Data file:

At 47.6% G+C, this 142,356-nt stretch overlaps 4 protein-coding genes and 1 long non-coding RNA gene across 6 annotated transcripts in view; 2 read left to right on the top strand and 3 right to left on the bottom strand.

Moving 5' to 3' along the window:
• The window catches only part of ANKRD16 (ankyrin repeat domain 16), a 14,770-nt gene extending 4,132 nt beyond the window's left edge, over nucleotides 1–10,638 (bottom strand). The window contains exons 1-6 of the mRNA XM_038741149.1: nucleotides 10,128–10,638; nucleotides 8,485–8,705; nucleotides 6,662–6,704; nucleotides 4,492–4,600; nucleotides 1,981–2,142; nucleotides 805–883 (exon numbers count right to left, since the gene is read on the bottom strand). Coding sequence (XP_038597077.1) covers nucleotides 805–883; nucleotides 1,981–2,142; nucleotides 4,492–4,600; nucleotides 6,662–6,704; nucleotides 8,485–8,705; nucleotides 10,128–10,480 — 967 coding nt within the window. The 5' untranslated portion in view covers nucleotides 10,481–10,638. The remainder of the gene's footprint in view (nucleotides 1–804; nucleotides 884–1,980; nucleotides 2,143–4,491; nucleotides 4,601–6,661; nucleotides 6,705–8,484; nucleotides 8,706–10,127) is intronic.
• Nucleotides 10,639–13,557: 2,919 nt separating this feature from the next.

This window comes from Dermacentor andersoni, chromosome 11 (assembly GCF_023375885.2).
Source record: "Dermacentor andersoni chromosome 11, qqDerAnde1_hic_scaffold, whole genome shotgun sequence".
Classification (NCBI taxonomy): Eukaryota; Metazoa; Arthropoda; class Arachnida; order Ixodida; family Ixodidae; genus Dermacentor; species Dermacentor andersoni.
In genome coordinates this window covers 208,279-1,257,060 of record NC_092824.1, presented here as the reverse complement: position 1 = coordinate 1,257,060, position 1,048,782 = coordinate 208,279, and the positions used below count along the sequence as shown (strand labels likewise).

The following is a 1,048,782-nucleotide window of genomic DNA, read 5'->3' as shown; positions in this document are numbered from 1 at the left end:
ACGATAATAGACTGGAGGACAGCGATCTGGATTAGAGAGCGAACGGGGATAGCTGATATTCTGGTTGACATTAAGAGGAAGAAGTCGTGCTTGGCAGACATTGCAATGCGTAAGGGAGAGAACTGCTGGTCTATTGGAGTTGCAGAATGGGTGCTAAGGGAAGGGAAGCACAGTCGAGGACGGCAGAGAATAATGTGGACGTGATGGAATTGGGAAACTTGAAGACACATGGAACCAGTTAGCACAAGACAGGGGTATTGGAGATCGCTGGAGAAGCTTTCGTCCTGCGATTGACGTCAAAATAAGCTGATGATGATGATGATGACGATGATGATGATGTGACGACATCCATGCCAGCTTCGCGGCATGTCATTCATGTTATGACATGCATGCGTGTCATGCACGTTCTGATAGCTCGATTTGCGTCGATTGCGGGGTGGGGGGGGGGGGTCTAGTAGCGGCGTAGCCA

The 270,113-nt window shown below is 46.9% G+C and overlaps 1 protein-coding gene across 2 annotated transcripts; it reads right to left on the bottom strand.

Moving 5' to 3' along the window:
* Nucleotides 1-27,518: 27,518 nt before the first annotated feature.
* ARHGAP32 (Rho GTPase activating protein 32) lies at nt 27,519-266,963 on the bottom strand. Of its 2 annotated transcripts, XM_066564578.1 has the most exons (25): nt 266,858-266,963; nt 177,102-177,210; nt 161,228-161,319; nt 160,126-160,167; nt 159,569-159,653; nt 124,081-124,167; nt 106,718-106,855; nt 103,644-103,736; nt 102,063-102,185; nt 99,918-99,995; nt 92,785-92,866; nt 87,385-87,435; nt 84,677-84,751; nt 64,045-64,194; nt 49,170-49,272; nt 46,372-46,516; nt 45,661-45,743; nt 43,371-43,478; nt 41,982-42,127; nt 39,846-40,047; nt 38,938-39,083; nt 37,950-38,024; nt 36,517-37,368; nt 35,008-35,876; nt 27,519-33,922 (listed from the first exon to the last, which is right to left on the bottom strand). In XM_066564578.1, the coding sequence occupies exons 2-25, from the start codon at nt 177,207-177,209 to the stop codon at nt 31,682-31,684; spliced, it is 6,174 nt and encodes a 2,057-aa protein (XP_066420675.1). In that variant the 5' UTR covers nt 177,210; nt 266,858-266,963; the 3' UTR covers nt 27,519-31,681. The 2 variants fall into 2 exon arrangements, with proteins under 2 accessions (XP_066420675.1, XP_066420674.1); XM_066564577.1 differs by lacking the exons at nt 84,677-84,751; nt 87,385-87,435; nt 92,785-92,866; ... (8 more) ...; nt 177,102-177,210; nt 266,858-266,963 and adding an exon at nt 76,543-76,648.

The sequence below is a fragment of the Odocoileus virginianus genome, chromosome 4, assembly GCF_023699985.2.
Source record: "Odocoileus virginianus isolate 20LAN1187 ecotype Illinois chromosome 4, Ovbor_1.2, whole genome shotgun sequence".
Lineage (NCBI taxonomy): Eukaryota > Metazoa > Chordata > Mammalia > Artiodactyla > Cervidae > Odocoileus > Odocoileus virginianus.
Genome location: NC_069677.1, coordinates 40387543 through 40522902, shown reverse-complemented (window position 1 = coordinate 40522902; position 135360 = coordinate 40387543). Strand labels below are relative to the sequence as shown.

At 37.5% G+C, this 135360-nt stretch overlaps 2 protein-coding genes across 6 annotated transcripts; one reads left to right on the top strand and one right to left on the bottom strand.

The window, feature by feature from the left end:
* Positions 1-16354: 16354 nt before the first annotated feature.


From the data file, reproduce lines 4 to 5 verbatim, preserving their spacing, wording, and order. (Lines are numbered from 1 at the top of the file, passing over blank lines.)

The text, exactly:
• Nucleotides 10,639–13,557: 2,919 nt separating this feature from the next.

This window comes from Dermacentor andersoni, chromosome 11 (assembly GCF_023375885.2).